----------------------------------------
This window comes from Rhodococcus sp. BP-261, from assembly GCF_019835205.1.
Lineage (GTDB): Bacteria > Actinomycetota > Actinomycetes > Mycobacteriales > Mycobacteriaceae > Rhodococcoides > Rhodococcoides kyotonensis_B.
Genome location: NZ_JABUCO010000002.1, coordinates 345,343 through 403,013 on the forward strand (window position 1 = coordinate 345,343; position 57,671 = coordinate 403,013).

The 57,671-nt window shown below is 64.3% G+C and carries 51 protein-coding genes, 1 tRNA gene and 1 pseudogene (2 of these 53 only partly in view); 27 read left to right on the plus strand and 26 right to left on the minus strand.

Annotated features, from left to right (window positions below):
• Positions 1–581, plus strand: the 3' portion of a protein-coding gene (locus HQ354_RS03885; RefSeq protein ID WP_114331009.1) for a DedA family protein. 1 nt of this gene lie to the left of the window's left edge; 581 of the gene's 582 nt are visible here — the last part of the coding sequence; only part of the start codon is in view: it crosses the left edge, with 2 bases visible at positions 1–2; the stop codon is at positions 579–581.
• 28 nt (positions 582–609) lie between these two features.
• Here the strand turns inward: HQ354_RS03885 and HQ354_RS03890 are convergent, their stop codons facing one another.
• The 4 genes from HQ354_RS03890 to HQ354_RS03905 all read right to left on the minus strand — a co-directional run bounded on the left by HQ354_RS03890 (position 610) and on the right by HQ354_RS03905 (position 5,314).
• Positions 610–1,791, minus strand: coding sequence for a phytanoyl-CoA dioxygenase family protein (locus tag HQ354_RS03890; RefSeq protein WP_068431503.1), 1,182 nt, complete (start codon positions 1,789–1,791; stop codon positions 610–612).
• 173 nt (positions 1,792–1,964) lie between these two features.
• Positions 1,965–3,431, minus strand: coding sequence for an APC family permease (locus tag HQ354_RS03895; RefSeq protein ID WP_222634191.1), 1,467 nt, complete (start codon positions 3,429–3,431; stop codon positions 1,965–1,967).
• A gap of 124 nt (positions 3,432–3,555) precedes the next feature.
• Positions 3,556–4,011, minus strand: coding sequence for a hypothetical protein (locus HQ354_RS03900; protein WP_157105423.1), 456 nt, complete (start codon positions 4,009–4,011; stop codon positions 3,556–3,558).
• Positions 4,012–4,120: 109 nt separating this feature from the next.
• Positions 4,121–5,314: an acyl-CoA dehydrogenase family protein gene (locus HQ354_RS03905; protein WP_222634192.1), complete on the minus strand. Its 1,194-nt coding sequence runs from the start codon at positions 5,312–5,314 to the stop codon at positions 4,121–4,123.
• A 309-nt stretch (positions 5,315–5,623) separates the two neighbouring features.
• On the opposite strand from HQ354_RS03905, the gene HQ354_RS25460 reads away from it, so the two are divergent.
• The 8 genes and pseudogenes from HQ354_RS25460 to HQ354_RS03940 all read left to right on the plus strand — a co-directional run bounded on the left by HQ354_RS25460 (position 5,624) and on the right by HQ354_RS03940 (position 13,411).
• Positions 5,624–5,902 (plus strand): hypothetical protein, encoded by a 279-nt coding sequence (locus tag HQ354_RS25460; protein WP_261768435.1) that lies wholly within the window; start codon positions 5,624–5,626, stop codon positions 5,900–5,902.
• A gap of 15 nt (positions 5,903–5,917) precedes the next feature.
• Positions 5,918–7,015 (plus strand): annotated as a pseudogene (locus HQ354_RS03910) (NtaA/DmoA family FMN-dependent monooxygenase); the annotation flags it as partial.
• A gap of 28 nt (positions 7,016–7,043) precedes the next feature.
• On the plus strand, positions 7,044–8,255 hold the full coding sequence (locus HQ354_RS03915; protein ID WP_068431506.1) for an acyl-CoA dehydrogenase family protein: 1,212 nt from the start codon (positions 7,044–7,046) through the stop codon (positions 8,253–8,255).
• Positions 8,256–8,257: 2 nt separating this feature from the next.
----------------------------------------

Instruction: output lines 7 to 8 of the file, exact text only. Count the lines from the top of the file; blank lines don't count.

• 28 nt (positions 582–609) lie between these two features.
• Here the strand turns inward: HQ354_RS03885 and HQ354_RS03890 are convergent, their stop codons facing one another.